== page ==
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Title:Structured Prediction, Dual Extragradient and Bregman Projections
Author(s):Taskar, Ben; Lacoste-Julien, Simon; Jordan, Michael I.; 
Date issued:November 2005 (PDF)
Abstract:We present a simple and scalable algorithm for maximum-margin estimation of structured prediction models, including an important class of Markov networks and combinatorial models. We formulate the estimation problem as a convex-concave saddle-point problem that allows us to use simple projection methods based on the dual extragradient algorithm (Nesterov, 2003). The projection step can be solved using dynamic programming or combinatorial algorithms for min-cost convex flow, depending on the structure of the problem. We show that this approach provides a memory-efficient alternative to formulations based on reductions to a quadratic program (QP). We analyze the convergence of the method and present experiments on two very different structured prediction tasks: 3D image segmentation and word alignment, illustrating the favorable scaling properties of our algorithm.
Keyword note:Taskar__Ben Lacoste-Julien__Simon Jordan__Michael_I
Report ID:697

Title:Curse-of-dimensionality revisited: Collapse of importance sampling in very high-dimensional systems.
Author(s):Li, Bo; Bengtsson, Thomas; Bickel, Peter; 
Date issued:November 2005 (PDF)
Abstract:It has been widely realized that Monte Carlo methods (approximation via a sample ensemble) may fail in large scale systems. This work offers some theoretical insight into this phenomenon. In the context of a particle filter (as well as in general importance samplers), we demonstrate that the maximum of the weights associated with the sample ensemble members converges to one as both sample size and system dimension tends to infinity. Under fairly weak assumptions, this convergence is shown to hold for both a Gaussian case and for a more general case with iid kernels. Similar singularity behavior is also shown to hold for non-Gaussian, spherically symmetric kernels (e.g. multivariate Cauchy distribution). In addition, in certain large scale settings, we show that the estimator of an expectation based on importance sampling converges weakly to a law, rather than the target constant. Our work is presented and discussed in the context of atmospheric data assimilation for numerical weather prediction.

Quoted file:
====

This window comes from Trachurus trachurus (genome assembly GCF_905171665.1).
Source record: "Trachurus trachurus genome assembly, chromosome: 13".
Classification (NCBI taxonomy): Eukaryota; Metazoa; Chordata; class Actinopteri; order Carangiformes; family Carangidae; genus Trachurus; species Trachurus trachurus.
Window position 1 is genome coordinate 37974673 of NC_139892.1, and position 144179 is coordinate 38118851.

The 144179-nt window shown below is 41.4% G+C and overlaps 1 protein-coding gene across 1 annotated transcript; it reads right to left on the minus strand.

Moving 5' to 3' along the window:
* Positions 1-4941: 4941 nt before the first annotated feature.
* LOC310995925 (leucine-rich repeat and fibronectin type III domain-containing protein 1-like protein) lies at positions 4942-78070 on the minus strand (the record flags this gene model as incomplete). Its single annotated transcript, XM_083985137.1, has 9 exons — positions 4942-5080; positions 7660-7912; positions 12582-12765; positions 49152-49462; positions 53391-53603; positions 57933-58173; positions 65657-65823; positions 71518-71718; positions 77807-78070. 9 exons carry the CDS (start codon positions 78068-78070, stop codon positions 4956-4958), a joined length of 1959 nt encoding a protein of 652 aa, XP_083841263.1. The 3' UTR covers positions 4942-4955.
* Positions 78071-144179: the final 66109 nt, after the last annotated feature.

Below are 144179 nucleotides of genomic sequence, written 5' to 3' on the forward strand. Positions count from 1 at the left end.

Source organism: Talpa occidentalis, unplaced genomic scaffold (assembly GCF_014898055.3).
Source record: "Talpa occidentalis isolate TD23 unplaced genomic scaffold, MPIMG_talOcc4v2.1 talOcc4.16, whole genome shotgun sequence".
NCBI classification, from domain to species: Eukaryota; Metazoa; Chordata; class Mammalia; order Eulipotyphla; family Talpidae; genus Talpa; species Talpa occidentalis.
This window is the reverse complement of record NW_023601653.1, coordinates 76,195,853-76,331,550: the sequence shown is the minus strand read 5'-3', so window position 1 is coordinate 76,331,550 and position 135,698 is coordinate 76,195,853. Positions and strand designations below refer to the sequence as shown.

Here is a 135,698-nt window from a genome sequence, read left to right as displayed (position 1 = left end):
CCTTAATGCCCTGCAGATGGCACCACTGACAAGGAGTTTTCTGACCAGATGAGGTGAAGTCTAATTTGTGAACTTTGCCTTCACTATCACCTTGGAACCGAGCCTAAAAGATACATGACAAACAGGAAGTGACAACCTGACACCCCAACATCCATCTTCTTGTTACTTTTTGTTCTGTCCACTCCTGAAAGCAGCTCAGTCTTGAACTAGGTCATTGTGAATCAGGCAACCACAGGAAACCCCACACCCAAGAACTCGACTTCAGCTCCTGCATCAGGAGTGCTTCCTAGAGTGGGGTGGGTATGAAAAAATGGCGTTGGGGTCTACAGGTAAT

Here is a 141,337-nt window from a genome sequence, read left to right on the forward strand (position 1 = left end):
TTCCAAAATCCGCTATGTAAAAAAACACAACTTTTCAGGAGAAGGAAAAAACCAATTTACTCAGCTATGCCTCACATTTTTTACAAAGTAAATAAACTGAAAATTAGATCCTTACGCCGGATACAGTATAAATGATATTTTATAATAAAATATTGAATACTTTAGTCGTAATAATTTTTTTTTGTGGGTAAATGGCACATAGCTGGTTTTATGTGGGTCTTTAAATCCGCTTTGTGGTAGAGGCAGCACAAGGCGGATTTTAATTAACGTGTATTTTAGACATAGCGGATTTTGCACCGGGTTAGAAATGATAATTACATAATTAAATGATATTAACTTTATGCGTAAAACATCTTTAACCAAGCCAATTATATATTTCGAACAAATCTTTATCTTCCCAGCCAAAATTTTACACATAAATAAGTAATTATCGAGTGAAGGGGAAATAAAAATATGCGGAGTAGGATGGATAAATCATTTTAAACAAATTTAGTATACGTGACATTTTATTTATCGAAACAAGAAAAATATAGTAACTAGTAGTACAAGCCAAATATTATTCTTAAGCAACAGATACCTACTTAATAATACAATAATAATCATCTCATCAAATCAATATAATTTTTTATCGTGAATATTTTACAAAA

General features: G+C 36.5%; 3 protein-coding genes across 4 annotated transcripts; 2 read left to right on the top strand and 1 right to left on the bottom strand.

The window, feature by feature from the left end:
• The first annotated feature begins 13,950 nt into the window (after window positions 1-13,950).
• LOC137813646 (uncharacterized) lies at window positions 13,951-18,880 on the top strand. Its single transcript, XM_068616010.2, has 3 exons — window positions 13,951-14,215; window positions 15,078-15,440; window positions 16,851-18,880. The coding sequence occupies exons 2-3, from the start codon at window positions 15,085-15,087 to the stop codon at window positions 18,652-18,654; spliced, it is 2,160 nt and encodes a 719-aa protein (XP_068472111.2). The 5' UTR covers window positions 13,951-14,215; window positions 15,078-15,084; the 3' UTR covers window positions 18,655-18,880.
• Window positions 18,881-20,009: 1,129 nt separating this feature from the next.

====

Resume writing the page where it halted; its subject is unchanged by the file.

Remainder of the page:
Keyword note:Li__Bo Bengtsson__Thomas Bickel__Peter_John
Report ID:696

Title:On divergences, surrogate loss functions and decentralized detection
Author(s):Nguyen, X.; Wainwright, M. J.; Jordan, M. I.; 
Date issued:October 2005 (PDF)
Abstract:We develop a general correspondence between a family of loss functions that act as surrogates to 0-1 loss, and the class of Ali-Silvey or $f$-divergence functionals. This correspondence provides the basis for choosing and evaluating various surrogate losses frequently used in statistical learning (e.g., hinge loss, exponential loss, logistic loss); conversely, it provides a decision-theoretic framework for the choice of divergences in signal processing and quantization theory. We exploit this correspondence to characterize the statistical behavior of a nonparametric decentralized hypothesis testing algorithms that operate by minimizing convex surrogate loss functions. In particular, we specify the family of loss functions that are equivalent to 0-1 loss in the sense of producing the same quantization rules and discriminant functions.
Keyword note:Nguyen__XuanLong Wainwright__Martin Jordan__Michael_I
Report ID:695

Title:Brownian motion on time scales, basic hypergeometric functions, and some continued fractions of Ramanujan
Author(s):Bhamidi, Shankar; Evans, Steven N.; Peled, Ron; Ralph, Peter; 
Date issued:September 2005 (PDF) (PostScript)